Arrested for ‘Sleepcrimes’ at Peace Camp in Santa Cruz

Laying down for the right to sleep is dangerous in Santa Cruz. The jurors found all but one of these “sleep criminals” guilty. Actually, it was a homeless man’s dog who was found not guilty. When the courts have criminalized sleeping by the poor, how can anyone sleep well tonight?

by Linda Ellen Lemaster


PeaceCamp2010 started on the Fourth of July weekend last year outside the Santa Cruz Courthouse, and lasted until a few days past Labor Day. When I first visited the camp in July 2010, I was moved to offer my support to the ever-changing group of protesters.

People I met in the first week were totally focused on bringing attention to the public about the insidious criminalization of sleeping, camping and lodging used to banish homeless people from any public areas and force them into hiding.

Star, a homeless woman in her 70s, is issued a citation by Santa Cruz police as she sits with her blankets at PeaceCamp2010. Star was one of five defendants found guilty of “sleepcrimes.” Photo Credit: PeaceCamp2010

After sheriff deputies banished the demonstration from the lawn in front of the courthouse, the sleep-protesters returned to City Hall, intent on renewing the primary message of the demonstration: to show that the Santa Cruz ordinance that criminalizes sleeping and camping in public is too broad, too prohibitive and too dangerous.

I had recently testified in court as an “expert witness” about homelessness in Santa Cruz, so I had already met some new friends who also turned up at this Fourth of July demonstration, which ultimately kept on going like the energizer bunny.

In early July of 2010, nobody I met realized that PeaceCamp2010 would continue for several months, and then be abruptly terminated by Santa Cruz County sheriff deputies working in four-person teams. Joining the peace camp carried a price. On Sept. 19, 2011, I go to trial for getting a ticket claiming I broke the State of California’s lodging law, 647(e).

PeaceCamp2010 located itself right in front of the Santa Cruz County Superior Court, where citizens traditionally gather to share ideals and to bring concerns to their government.

Local attorney and philosopher Ed Frey was deemed a hero by many homeless people who found their way to the demonstration in support of the right to sleep even while homeless. Frey, with the help of long-standing homeless ally Paul Lee, had found the means to provide a porta-potty nightly at the peace camp, and mounted the rented utility on a small trailer behind his pickup truck.

Frey had been listening carefully to reveries of homeless folks and their allies, hoping to figure out all the “health and safety” issues in advance. His conclusion was right-on: “potty” was the missing ingredient for sustaining many earlier pro-homeless and anti-sleeping-ban rallies, marches and demonstrations, including several held at this very location.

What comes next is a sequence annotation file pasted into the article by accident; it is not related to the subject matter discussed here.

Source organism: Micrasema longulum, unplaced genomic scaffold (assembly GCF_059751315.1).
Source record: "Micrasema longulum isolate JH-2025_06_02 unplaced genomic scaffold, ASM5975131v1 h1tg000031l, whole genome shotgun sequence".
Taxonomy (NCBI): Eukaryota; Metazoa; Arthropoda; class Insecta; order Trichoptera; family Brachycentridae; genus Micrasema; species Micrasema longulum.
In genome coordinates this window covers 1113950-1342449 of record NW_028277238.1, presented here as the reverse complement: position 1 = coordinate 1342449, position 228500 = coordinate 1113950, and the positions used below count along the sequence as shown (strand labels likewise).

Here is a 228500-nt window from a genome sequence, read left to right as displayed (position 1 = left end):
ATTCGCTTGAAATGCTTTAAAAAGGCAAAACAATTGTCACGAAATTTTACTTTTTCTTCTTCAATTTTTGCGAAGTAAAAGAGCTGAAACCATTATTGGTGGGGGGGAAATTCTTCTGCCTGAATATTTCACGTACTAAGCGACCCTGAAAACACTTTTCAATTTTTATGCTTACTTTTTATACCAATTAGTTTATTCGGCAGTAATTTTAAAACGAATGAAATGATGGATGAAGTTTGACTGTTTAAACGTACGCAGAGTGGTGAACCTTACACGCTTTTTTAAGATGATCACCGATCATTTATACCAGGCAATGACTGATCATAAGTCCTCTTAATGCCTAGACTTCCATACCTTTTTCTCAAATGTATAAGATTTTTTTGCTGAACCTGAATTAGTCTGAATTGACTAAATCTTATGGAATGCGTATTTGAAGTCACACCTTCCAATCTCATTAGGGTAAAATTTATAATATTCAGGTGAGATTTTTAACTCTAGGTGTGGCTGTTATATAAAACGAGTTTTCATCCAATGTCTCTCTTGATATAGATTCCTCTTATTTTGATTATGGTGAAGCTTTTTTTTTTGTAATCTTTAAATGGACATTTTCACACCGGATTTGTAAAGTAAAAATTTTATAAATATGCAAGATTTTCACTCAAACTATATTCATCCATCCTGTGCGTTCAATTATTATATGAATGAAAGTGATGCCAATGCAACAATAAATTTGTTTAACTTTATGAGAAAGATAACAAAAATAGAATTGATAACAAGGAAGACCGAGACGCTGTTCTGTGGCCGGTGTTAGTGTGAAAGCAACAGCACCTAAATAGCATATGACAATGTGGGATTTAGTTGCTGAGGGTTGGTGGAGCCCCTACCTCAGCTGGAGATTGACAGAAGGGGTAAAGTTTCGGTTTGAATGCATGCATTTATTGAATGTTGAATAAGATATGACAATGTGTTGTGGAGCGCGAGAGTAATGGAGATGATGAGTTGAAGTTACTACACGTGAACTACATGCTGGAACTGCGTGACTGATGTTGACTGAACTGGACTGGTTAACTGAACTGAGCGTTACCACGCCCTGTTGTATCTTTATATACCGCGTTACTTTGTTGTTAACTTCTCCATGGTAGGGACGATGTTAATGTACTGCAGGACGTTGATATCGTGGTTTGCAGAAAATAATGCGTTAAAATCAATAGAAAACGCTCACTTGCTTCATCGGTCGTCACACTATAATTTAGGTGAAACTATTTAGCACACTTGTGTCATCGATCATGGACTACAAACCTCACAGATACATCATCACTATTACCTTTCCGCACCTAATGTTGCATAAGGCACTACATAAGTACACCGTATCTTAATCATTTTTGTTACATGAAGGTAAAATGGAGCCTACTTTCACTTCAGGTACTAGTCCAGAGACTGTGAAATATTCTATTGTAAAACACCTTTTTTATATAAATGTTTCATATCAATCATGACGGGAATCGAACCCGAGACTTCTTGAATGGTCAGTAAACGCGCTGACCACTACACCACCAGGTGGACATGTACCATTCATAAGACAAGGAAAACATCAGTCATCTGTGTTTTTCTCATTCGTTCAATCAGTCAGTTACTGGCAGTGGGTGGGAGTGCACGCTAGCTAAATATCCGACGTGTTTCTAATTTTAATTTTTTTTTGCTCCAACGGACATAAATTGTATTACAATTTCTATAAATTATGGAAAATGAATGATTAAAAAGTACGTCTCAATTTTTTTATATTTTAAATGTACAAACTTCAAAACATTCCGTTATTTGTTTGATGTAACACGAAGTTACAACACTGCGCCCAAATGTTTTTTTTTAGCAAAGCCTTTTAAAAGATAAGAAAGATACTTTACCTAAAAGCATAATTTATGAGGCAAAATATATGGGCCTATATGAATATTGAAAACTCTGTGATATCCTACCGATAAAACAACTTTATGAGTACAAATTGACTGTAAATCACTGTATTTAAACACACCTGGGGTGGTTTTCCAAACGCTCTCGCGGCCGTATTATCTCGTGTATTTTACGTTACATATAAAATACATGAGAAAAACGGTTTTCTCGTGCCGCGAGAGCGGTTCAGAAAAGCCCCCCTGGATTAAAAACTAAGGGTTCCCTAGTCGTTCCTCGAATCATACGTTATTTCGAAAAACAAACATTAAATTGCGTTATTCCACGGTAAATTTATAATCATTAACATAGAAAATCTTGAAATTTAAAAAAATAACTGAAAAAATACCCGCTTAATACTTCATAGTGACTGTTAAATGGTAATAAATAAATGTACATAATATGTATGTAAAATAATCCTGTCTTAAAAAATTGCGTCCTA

PeaceCamp2010 was like a living kaleidoscope. While a number of folks stayed with it — the regulars, you might say — a majority of faces at the camp changed every few days. It was run as though we were all adults — most refreshing. Sure, leaders emerged, receded, emerged again. Yet there was a “live and let live” air to this sleep demonstration that seemed to welcome all comers.

Once publicity about the camp began, an average night might find two dozen folks sleeping there, though at times PeaceCamp2010 exceeded 50 folks with blankets and sleeping bags unfurled on the lawn and concrete plaza.

Mass media fuels stereotypes

The demonstration received abundant, even front-page, press coverage. Most of it was negative, in my view: the press was feeding off stereotypes and playing to the resentments of the general housed population. The television news was gentler — vague yet visually honest. PeaceCamp2010 denizens responded by cultivating Social Media to get their message out.

Later, tensions began to build around antagonisms and fears of County employees and citizens on business at the County offices, many of whom did not appreciate having to see the artifacts of homelessness while on their way to work.

It was apparent that holding a “sleep demonstration” as a legitimate message of protest went far over the heads of most passers-by. We were following a long tradition that reckons sleep in this context as a necessary form of free speech.

So many other venues for protest had not worked locally, and some even backfired — as evidenced by troll-busting murders and assaults in Santa Cruz, by the ever-growing numbers of anti-homeless laws and regulations, and by the broadening acceptance of those overt haters of visibly poor and presumed homeless folks.

I believe our inability to get our message shared in the media, without extreme distortion, in the past 25 years also helps fuel this growing “blame the victim” mentality.

Ultimately, the last few determined, demonstrating sleepers were flushed off the campus of City Hall by the police. Because of the protest, political officials and the city police continued to tighten the rules about being present at City Hall and the Santa Cruz Library. Police were ruthless at best regarding our signs and the personal property they confiscated.

Santa Cruz officials made it functionally impossible for demonstrators to get their belongings back once confiscated, and the police grabbed people’s possessions several times a night.

From Albany, Calif., to Orlando, Fla., most homeless people can’t turn their backs on their belongings for a minute, and police pose as many risks as thieves and desperados. I note the property destruction because over and over homeless people have been protected by the courts on this issue, only to have this “justice” conveniently forgotten when political protesters enter the picture.

Criminal acts of sleeping